Starting a new business can be exciting as well as nerve-wracking. You’ll always feel a bit of fear when you step out into the unknown. Stepping out alone can be a daunting decision for business owners. That’s why having a business partner can make this new adventure a little less frightening.
Going into business with someone can be a great way to chase your dream and start a business with a more assurance and help. There are a few structures to choose from, but before we get into that, let’s dive into the advantages and disadvantages of a partnership first.
Is It Worth It to Have a Business Partner?
There are many advantages to having a business partner. You’ll have someone to bounce ideas off of, share some of the risks, and financially support the startup, for starters. Setting up a partnership is also easier and less expensive in comparison to setting up a corporation. When you have a business partner, you have another set of eyes to help you grow the business with a broader range of skills and knowledge to pull from. Plus, you’ll also expand on each other’s customer base and network of contacts.
Types of Partnership Structures
If you’re ready to collaborate with someone, here are the types of partnerships you’ll come across in business:
General Business Partnership
This is the most basic form of a business partnership. In this situation, each partner is equally liable and involved in the business. Unlike other structures, there’s no formal legal requirement for setting up a general partnership. All you need is a registered trade name, a tax number, and a business bank account. Each partner involved is then taxed individually; the business doesn’t pay taxes. Each partner involved will also be liable for all assets and liabilities of the partnership.
Like a general partnership, a limited partnership has one or more general partners with unlimited liability. The difference lies in the fact that there can also be one or more limited partners. A limited partner minimizes their liability in the business based on how much they contribute. A limited partner usually serves the purpose of providing financial support and knowledge or business advice. They don’t take on the same liabilities so long as they don’t involve themselves in the actual operating of the business.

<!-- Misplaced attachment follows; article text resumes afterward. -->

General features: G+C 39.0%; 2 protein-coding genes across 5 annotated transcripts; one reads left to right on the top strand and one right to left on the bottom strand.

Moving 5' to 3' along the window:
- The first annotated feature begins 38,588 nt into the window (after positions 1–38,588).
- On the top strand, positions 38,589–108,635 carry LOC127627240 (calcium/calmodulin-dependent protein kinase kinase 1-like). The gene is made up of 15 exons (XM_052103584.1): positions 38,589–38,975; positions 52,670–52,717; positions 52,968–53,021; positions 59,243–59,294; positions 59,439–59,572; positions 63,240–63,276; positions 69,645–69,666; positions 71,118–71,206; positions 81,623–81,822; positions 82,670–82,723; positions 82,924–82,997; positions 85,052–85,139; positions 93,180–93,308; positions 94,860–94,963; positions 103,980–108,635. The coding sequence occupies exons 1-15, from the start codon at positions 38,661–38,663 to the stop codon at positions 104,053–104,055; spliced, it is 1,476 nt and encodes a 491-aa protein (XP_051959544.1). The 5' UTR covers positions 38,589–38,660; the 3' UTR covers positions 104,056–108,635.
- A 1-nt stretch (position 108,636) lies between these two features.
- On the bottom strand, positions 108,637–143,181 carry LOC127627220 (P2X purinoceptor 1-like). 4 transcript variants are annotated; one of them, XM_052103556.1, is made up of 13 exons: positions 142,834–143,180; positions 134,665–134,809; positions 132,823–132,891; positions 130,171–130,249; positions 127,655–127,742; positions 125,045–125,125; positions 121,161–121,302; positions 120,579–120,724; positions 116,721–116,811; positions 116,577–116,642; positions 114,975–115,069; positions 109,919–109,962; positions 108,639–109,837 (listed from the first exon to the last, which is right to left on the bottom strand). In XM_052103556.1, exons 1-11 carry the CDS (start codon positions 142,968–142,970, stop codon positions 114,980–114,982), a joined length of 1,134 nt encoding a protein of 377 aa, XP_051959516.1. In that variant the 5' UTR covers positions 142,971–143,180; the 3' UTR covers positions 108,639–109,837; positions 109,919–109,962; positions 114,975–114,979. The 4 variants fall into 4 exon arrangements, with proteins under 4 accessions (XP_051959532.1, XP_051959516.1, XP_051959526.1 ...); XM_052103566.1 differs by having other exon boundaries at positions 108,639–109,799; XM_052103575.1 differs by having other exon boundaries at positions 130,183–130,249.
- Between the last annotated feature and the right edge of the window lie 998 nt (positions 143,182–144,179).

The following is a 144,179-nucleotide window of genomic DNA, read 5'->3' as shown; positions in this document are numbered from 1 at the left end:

Limited Liability Partnership (LLP)
For those looking for more protection than a general partnership, this one’s for you. Professionals like doctors, lawyers, and accountants enter into an LLC due to the limited liability involved. For example, if a customer feels wronged, only the partner involved in the actual work with said client is at risk.
Being involved in a partnership can be a blessing if there’s mutual trust and you have the right structure. You have another person to support you and the business. You can draw on each other’s strengths, knowledge and support. But don’t overlook the downsides to partnerships. Understand that many disadvantages are directly related to trust and liability. If you can trust your business partner and are both clear on an agreement, business partnerships are a great way to start a business. If you need some help structuring a new partnership to help maintain trust in your alliance, get in touch today.